Friday, February 14, 2014

To Give Up or To Be Great

Before the 2014 Winter Olympics opening ceremonies began NBC premiered "How to Raise an Olympian" presented by P&G. I should have known that if P&G had anything to do with it, I'd end up crying. Have you guys seen the "Thanks mom" or "Thank you mom" commercials that they do every olympics? I cry. Like a baby. Every. Time.

As I was watching the special hosted by Meredith Vieira I was touched by so many of the olympians stories.
They interviewed:
Olympic freeskier: Nick Goepper (mother:Linda); 
Olympic ice dancing silver medalists: Meryl Davis & Charlie White (mother: Chery & Jacqui, respectively); 
Olympic alpine skier: Mikaela Shiffrin (mother: Eileen); 
Olympic short track speed skater: J.R. Celsk (mother:Sue); 
Paralympic snowboarder: Amy Purdy (mother: Sheri); 
Olympic gold medalist and NBC Olympics correspondent: Lindsey Vonn (mother: Lindy). 

 The two that stood out to me the most. Probably because I caught the special half way through were Olympic short track speed skater J.R. Celski and Paralympic snowboarder Amy Purdy. I think her last name is so fitting because she is Purdy or Pretty, however you want to say it. 

Apparently while training for the olympics in some sort of event J.R. Celski got into an accident on the ice. He slid across the ice and with the way his legs were placed his skate acted like a huge blade and when he slammed into the wall, it cut through his leg just above the knee straight to the bone. Basically severing the muscle in two. He was millimeters. MILLIMETERS guys from severing an artery and bleeding out. But he didn't. God had other plans for him. At that point he could of thought "that's it, my career is over, I'm done". But he didn't. He was at an all time low and instead of succumbing to his negative mind he chose to overcome and achieve his dreams of being an Olympian.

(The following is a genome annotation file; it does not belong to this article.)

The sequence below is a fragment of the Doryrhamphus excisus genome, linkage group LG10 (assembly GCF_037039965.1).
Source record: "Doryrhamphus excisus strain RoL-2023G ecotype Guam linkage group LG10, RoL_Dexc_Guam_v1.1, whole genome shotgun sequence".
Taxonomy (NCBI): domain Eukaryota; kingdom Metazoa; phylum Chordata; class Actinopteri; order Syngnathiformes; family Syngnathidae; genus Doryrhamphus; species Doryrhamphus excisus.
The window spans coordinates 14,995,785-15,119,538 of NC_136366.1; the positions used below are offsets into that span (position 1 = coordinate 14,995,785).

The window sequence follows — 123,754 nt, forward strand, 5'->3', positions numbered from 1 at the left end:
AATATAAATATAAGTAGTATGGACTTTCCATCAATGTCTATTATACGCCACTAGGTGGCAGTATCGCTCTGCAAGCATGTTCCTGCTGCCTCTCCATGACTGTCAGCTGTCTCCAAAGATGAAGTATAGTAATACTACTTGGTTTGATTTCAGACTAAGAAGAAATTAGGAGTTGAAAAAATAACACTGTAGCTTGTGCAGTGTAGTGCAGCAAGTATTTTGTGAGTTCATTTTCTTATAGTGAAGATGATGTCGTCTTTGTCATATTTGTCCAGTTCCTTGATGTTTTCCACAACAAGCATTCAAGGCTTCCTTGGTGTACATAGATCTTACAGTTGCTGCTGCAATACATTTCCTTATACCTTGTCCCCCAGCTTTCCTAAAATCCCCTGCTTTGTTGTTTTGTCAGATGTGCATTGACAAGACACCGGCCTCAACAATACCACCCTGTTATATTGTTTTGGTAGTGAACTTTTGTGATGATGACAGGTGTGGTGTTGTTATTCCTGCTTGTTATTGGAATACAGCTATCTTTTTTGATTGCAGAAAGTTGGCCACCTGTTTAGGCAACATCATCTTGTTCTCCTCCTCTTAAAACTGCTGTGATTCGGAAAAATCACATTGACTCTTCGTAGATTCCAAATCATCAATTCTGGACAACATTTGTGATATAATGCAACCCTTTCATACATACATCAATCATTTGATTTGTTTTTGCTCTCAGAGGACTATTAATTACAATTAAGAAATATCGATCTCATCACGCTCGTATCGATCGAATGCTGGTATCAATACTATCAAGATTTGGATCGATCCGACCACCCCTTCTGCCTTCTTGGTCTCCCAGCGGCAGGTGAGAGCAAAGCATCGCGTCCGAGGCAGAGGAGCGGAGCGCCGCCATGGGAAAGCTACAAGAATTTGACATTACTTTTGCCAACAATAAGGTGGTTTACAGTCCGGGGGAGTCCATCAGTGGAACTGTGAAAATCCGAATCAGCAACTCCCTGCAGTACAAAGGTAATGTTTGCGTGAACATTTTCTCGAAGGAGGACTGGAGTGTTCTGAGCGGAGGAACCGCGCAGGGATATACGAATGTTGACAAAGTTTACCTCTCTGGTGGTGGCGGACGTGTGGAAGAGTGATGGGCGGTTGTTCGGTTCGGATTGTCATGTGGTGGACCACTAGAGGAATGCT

Amy Purdy, I seriously adore this girl. She had suddenly fallen ill and ended up in the hospital. She was quickly diagnosed with meningitis. She as doctors would say was in grave condition and possibly moments away from death. One of her doctors told her that if she believed in anything now would be the time to lean on that belief and fight for it, because if she didn't fight she wouldn't live. You know what she believed in so deeply that it saved her life? LOVE. She believed in love. She loved living her life so deeply, she loved the experiences that she had had and the idea of the experiences she is yet to have so much that she decided that she loved life too much to die so early. So she fought. And she overcame.

However, due to her fight for her life in the hospital, she lost both of her legs. She was an incredible snowboarder before her illness and she decided not to let that huge trial stop her from becoming the athlete that she wanted to be. And she did it. She is an Olympian.

 All of the stories shared were of people who were taken to the lowest of lows and then were forced to decide. Are they going to give up, or are they going to be great. I love that we can make a similar choice. We will be faced with out lowest of lows and then we will need to decide...am I going to give up or am I going to be great?

  Hardships Ordinary People #olympics #sochi2014
Image from familyshare.com

My choice? I'm going to be great. 
What's yours?

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